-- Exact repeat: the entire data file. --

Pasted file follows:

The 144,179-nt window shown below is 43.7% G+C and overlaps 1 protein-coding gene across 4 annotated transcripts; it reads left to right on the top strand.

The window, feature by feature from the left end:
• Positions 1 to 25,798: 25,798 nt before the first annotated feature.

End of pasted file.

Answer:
The 144,179-nt window shown below is 43.7% G+C and overlaps 1 protein-coding gene across 4 annotated transcripts; it reads left to right on the top strand.

The window, feature by feature from the left end:
• Positions 1 to 25,798: 25,798 nt before the first annotated feature.